U.S. taxpayers are picking up the tab for a large-scale and fast-moving shuffle of U.S. Capitol office suites.
A review by the News4 I-Team found the post-election jockeying for office space, including from veteran members of Congress, will require Capitol work crews to shift furniture, furnishings, boxes and electronics between hundreds of rooms and cubicles. The cost to taxpayers during a similar office shift in late 2012 was $1.5 million, according to the I-Team’s findings.
The Architect of the Capitol’s office, an administrative agency that oversees the Capitol complex, will supervise the mass shifting of members of Congress into different office spaces. The agency must also set up space for the more than 60 newly elected congressional freshmen. The work requires weeks to complete and includes a lottery system to determine which members of Congress gets first choice in choosing suites.
The I-Team’s review of annual reports and testimony submitted to Congress by the Architect of the Capitol shows work crews moved 254 members of Congress to different office space after the 2012 federal elections. In a March 2014 filing with Congress, the agency said it had been working to limit the expenses incurred.
Pete Sepp, a spokesman for the National Taxpayers Union, said the bulk of the work and cost are unnecessary. “What’s driving this is the senior members of Congress who want even bigger, fancier places to hang their hats,” Sepp said. “That’s fine, but the taxpayers are the ones paying for it. They deserve to be consulted.”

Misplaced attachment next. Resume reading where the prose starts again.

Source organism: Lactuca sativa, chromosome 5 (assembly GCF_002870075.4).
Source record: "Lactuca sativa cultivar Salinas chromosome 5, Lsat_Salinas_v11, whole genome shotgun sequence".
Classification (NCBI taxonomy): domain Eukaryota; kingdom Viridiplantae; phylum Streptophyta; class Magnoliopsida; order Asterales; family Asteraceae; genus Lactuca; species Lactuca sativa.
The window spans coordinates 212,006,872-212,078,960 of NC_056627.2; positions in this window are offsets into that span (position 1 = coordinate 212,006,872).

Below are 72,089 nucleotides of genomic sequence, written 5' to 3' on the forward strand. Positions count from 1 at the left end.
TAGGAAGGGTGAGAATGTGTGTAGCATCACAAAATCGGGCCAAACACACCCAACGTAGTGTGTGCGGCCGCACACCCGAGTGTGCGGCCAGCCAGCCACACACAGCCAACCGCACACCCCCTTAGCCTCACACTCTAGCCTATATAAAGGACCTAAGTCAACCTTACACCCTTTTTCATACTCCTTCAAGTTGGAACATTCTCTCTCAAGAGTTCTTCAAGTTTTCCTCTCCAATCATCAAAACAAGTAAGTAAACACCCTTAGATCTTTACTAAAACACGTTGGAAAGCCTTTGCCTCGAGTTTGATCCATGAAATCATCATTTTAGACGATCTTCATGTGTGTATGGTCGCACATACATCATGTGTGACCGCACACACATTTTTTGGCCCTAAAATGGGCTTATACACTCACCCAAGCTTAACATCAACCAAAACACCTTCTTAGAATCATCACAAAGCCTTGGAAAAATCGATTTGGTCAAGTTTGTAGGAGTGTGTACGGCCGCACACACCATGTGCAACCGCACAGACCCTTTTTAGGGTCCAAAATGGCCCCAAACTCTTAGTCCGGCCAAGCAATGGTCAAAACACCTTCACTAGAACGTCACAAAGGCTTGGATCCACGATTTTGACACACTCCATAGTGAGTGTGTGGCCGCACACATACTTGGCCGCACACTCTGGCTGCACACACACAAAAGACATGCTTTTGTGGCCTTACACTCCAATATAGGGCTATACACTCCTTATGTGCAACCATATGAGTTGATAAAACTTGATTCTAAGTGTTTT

Brad Fitch, a longtime congressional staffer, said it has long been common for veteran members of Congress to jockey for prime office suites. Fitch said senior leaders are particularly interested in office space offering a shorter walk to committee hearing rooms and the Senate and U.S. House floors. “Capitol Hill is not different than other real estate. It’s about location, location, location.”
Fitch, who serves as chief executive officer of the Congressional Management Foundation, a non-profit organization that provides research and management consultation to congressional leaders, said office moves are a challenge to the U.S. Senate and House staffers. “I can tell you it is a pain in the neck to move,” Fitch said. “It better be a good trade up, because the work the staff and the member have to do is significant.”
The transition of office space requires weeks to complete. Stacks of furniture – including office chairs, desks, lamps, podiums, plaques and boxes – sit in some of the hallways outside U.S. House offices. Computers, phones and electronics are moved, too. Work crews ensure members of Congress maintain their old office phone numbers after moving to new suites, to maintain continuity for constituents back home.
The office moves are part of a large portfolio of projects and work overseen by the Architect of the Capitol’s office, including a massive renovation of the U.S. Capitol Dome and the Cannon House Office Building.
Spokespeople for Maryland and Virginia members of Congress indicated most of the local congressional delegation is staying put in their current office spaces, including Rep. Donna Edwards (D-Md.), Rep. John Delaney (D-Md.), Del. Eleanor Holmes Norton (D-D.C.), Rep. Morgan Griffith (R-Va.) and Sen. Tim Kaine, (D-Va). A spokesman for Sen. Mark Warner (D-Va.) said, “We have kept the same office for all six years Sen. Warner has been here and would only consider moving if it helps us better serve the people of Virginia.”
Members of Congress from other regions acknowledged they were seeking new office suites that offer larger space and shorter walks. A veteran California Republican said he wanted “more room” and a closer walk to committee activities. A New York Republican told the I-Team he wanted “better storage” spaces for his staff. A Massachusetts Democrat said he was seeking additional space for his staff. A Texas Republican said he wanted an office with a “nicer layout.”